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'We searched the world' for the perfect salt

"We searched the world looking for the highest quality of sea salt and discovered this salt harvested from the Mediterranean Sea on Spain's Costa Blanca. Its purity is unsurpassed. Let (our) Sea Salt add the gourmet touch to your beef, sea food, poultry and vegetable dishes." This boast is from the label of a box of sea salt.

Have you noticed that sea salt has suddenly become a high profile ingredient in cooking? What is sea salt anyway? It's just salt obtained by the evaporation of sea water -- the salt is taken from the brine of the sea. Some sea salt comes from Hawaii, Maine, Cape Cod, San Francisco Bay and the Great Salt Lake in the U.S., but mostly it comes from the Mediterranean: Greece, Sicily, France and Spain because in the warm, dry Mediterranean climate, it can be air dried without artificial heat.

What's the big deal about sea salt? It's been around since the middle ages. It's more expensive than regular table salt, but gourmets claim it tastes better. Actually the difference in taste is due to the impurities of the sea. Once the salt is dissolved, it is difficult to detect any difference in taste, unless taste is added. For example, Maine has a product called smoked sea salt.

There is a certain romance in the idea of sea salt. Would you rather have your salt come from an underground salt mine in Wieliczka, Poland or from the Mediterranean Sea off the coast of Valencia, Spain? That was an easy choice wasn't it? The word "sea" invokes images of voyages to distant lands and exotic beaches. In America we are fascinated by the glamour of foreign cuisine. The marketers know how to exploit our hunger for a word from a warm place far from home so they give sea salt names like Kala Namac, Fleur de Sel, Alaea, Salish, Black Lava and Murray River. You wouldn't buy a box of salt called Ohio Pits would you?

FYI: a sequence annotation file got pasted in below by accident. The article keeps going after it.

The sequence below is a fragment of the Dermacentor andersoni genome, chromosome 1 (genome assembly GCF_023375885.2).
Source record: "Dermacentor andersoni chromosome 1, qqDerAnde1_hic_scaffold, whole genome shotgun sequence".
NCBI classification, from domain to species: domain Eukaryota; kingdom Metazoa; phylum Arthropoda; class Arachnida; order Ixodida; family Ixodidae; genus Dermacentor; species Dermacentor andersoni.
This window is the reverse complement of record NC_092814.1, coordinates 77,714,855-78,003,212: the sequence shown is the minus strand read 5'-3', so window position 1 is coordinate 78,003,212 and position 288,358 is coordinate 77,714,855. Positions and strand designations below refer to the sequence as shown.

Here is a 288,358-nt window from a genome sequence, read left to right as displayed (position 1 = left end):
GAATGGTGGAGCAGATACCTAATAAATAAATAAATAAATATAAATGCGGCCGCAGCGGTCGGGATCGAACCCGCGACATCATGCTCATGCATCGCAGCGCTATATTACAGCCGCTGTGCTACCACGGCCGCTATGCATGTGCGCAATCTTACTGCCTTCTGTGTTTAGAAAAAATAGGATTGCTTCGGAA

Sea salt is sometimes marketed as being more healthy than regular table salt. But the Mayo Clinic, in its Nutrition and Healthy Living newsletter, says sea salt and regular salt have the same ingredients and neither is more healthy than the other, except that table salt has iodine, an essential element, added and sea salt doesn't. Both contain the same amount of sodium and nobody should have too much sodium.

The question to be decided here is whether sea salt is something special, worth more than regular salt or whether it is a gimmick -- smoke, mirrors and hype -- a creation of master marketers. I conclude that sea salt is pure sizzle, no different from what I will call "salt of the Earth."

Let me illustrate. Would you rather eat cane sugar from plantations in Honolulu, Hawaii or beet sugar grown on a farm in the Red River Valley near Ardoch, North Dakota? One comes from a beautiful tall grass plant and the other comes from a dirty beet -- two entirely different plants. It would be easy to charge more for the sugar from Hawaii with a claim of a special, unique, sweet Polynesian flavor wouldn't it? But cane sugar and beet sugar are the same.

In medicine we have the placebo. A placebo is a sugar pill or a pill without medicine, given from time to time, to patients just to satisfy them they're getting medicine. But it's deceit -- they're not getting medicine. But some of those patients actually improve as much as the ones who are getting the real medicine. The mind can do wonderful things when it believes.

And so it is that sea salt is a gimmick, a placebo, a product promoted and delivered with the hype of special taste and special qualities and the mind believes, so it tastes better and the gullible buyer is willing to spend more.

You understand the opinions expressed in this column are not scientific, just a product of taking overblown advertising claims with a healthy dose of common sense and a grain of salt -- salt of the Earth, of course.